July 28, 2011
There’s an elephant in the room. It’s a pink elephant wearing a sparkling tiara, dancing a jig and doing everything it can to be noticed. It follows me everywhere I go 24 hours a day, 7 days a week. It sleeps in my bed, sits at my table, and shares my office. I try to ignore it, yet it refuses to go away. My family ignores it too, probably because they are too used to it. Why? Well, because that pink elephant wearing a sparkling tiara and dancing a jig is me.
You see, once upon a time I was a chubby child. I was often reminded of my chubbiness by well-meaning people in my life who thought it was important to remind the painfully shy chubby child that she was not like the others. With puberty I grew slightly taller and my weight shifted and settled in nicely. But the chubby-child self-image that had been ingrained in me never went away. My weight stayed under control until I got married. A sedentary lifestyle and two children later I blinked and the weight crept up, and up, and out, and all about. Before I even realized what happened I was twice the size, literally, than I was on my wedding day. The ironic thing is now that I am truly overweight by every standard known to medical science and the government, my self-image is that of the slim, twenty-something college co-ed, wearing a sparkling tiara and dancing a jig. That is, until I look in a mirror and the chubby child returns and deflates my spirit like a fallen soufflé.
Reality set in a long time ago, but a recent trip to Ohio to visit my oldest friend and travelling partner shoved reality in my face. I haven’t been on a plane in about six years. Somewhere in that time did Delta make the seatbelts shorter? They must have because mine would not fit. I thought about sitting there quietly and covering the two loose ends with my hands to fool the flight attendant. Then I thought about what would happen if the plane crashed. Could I hold onto the seatbelt for dear life whilst plummeting to my fiery doom? The image of myself floating with my legs in the air and holding onto the two ends of the seatbelt was clear in my mind when the flight attendant came up to hand me an extender. Mortification, humiliation, degradation…these words cannot describe how low I felt at that moment. I was so troubled I wouldn’t even eat the tiny airplane pretzels and drank only water.
I have hidden myself away for the past fourteen plus years as my body grew to a plus, plus size. It was easier for me to fade into the background than to deal with what I had become. It was easier to skip the parties and reunions than to chance running into someone I had not seen in years. That’s the harshest part…seeing someone and have them not recognize me. And then the double-take, the literal step-back only to have them say something like, “oh, you changed your hair”. No thank you, I’d rather sit at home and hold onto the two ends of the seatbelt.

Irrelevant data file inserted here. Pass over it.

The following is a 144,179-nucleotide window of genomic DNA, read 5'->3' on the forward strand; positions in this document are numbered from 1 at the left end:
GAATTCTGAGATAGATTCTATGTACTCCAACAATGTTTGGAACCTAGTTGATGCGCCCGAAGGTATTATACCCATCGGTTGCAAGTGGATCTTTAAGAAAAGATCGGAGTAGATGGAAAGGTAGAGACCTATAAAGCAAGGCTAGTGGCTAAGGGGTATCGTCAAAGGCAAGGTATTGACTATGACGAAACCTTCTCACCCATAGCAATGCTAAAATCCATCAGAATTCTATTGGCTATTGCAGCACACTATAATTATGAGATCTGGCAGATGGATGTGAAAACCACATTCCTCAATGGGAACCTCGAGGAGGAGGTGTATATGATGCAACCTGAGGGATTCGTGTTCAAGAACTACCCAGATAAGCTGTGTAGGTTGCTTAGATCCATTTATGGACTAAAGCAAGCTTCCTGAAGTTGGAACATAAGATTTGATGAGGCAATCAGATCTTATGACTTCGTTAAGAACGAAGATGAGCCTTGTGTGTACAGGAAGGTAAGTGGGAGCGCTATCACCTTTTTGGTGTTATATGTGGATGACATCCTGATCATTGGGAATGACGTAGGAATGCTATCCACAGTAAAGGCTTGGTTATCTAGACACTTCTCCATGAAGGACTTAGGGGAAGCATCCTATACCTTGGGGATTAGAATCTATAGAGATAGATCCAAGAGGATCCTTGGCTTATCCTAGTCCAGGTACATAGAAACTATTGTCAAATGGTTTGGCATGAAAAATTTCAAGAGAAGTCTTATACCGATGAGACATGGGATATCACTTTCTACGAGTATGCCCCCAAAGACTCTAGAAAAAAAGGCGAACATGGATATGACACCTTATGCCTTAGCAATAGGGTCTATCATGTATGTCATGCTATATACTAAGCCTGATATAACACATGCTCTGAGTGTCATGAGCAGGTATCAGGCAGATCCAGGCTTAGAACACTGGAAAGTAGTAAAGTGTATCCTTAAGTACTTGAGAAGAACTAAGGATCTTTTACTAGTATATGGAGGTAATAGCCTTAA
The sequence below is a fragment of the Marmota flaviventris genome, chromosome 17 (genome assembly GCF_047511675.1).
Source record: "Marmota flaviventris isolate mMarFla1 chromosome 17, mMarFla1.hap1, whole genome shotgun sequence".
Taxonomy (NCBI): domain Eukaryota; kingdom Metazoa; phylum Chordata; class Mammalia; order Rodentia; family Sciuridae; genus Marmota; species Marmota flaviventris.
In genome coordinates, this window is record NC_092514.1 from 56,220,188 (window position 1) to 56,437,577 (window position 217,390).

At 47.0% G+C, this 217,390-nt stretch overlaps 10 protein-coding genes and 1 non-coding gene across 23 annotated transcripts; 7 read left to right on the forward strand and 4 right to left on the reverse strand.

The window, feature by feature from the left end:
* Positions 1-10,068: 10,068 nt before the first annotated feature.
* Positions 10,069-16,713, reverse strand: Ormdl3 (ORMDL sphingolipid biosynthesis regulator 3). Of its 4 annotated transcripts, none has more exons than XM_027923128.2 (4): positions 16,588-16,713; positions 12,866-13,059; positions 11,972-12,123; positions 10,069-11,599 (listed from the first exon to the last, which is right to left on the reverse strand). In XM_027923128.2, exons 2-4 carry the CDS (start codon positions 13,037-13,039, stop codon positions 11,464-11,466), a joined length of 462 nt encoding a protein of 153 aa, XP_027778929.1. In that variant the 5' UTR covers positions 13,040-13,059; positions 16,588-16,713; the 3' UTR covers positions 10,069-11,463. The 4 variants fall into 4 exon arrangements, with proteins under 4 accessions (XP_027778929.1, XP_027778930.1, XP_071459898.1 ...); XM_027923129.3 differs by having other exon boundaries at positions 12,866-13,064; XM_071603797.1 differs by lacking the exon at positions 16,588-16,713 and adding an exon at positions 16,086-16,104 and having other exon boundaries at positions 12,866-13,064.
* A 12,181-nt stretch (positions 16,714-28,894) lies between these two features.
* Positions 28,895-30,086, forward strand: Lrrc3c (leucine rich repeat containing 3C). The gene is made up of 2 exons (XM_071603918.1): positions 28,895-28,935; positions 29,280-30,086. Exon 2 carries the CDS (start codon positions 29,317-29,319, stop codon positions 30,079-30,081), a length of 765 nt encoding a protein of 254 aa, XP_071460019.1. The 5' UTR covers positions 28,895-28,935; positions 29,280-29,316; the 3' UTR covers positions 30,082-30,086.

Somehow throughout all this time I have managed to stay out of most photographs. I try to be the one behind the camera whenever the occasion arises. But with the dawn of Facebook, this has become harder and harder. Any gathering of two or more people entices the snapping of photographs and mobile uploads. I choose pretty flowers or vintage photos of myself for profile pictures so old friends from the past can’t see the present me. Then someone will tag me! I quickly un-tag and hope it was not seen by too many.
This is not a pity party. I’m ready to come clean and say, “here I am, world, love me or leave me”. The truth is I don’t want to stay at home any longer. I want to get out there, have friends, and have a social life. I want to wear the sparkling tiara and dance a jig without huffing and puffing. More importantly, I want to be healthy. I don’t want to go into my next decade dragging my feet and moaning and groaning over back pain, foot pain, and joint pain. I am so ready to evict the pink elephant, steal her sparkling tiara and send her dancing away forever. I have just got to figure out how to do it. Surgery is out, I can’t afford it. No, this has to be something I do on my own for myself and for reasons that are pleasing to only me. One step at a time is all I can do. One step back from the pantry and baby steps around the walking track. A new adventure for me, I say. Anyone care to join me?